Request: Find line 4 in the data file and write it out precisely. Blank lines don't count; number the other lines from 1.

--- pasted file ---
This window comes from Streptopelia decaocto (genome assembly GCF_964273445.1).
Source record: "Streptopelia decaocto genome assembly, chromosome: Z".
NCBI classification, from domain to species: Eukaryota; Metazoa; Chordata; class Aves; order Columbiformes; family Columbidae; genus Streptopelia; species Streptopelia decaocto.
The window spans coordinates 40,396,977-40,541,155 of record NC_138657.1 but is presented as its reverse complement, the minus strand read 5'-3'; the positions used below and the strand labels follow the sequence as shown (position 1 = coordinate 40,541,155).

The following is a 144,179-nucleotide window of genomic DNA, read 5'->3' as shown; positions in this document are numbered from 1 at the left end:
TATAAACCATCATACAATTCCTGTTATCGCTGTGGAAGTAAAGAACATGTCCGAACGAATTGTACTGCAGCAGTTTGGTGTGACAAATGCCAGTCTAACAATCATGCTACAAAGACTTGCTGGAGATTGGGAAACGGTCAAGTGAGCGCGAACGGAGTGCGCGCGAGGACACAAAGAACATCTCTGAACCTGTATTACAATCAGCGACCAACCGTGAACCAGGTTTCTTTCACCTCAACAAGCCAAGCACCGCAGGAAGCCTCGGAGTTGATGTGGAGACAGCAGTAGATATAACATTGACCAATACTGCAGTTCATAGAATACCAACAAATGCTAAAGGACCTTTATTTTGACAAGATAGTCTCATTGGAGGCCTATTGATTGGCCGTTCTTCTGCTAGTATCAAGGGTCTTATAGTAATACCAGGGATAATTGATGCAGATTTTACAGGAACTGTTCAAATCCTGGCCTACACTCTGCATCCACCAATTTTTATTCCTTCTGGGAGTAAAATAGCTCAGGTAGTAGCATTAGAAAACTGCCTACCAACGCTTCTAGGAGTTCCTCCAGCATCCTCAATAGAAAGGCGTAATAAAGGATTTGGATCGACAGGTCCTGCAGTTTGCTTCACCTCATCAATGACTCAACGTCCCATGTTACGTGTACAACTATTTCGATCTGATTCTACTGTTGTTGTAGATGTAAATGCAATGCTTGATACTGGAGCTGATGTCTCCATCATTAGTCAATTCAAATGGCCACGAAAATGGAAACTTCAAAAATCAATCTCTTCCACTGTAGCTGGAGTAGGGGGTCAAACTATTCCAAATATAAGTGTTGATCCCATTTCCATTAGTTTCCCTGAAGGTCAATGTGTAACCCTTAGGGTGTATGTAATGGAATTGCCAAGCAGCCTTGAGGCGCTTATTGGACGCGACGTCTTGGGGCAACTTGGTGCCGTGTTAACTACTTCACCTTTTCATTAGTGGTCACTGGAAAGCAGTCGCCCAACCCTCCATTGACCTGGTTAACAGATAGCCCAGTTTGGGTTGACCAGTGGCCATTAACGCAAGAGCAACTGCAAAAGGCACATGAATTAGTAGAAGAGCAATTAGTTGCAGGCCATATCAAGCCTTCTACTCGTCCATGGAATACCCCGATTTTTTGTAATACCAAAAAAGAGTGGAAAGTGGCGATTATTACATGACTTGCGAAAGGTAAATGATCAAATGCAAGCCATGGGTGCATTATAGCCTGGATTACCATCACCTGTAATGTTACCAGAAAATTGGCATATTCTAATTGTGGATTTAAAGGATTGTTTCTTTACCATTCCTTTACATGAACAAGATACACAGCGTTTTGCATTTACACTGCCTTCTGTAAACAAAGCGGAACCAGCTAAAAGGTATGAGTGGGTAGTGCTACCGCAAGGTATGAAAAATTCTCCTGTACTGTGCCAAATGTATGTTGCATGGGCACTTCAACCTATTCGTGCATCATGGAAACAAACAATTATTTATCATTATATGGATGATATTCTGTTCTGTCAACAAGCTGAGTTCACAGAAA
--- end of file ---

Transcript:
The window spans coordinates 40,396,977-40,541,155 of record NC_138657.1 but is presented as its reverse complement, the minus strand read 5'-3'; the positions used below and the strand labels follow the sequence as shown (position 1 = coordinate 40,541,155).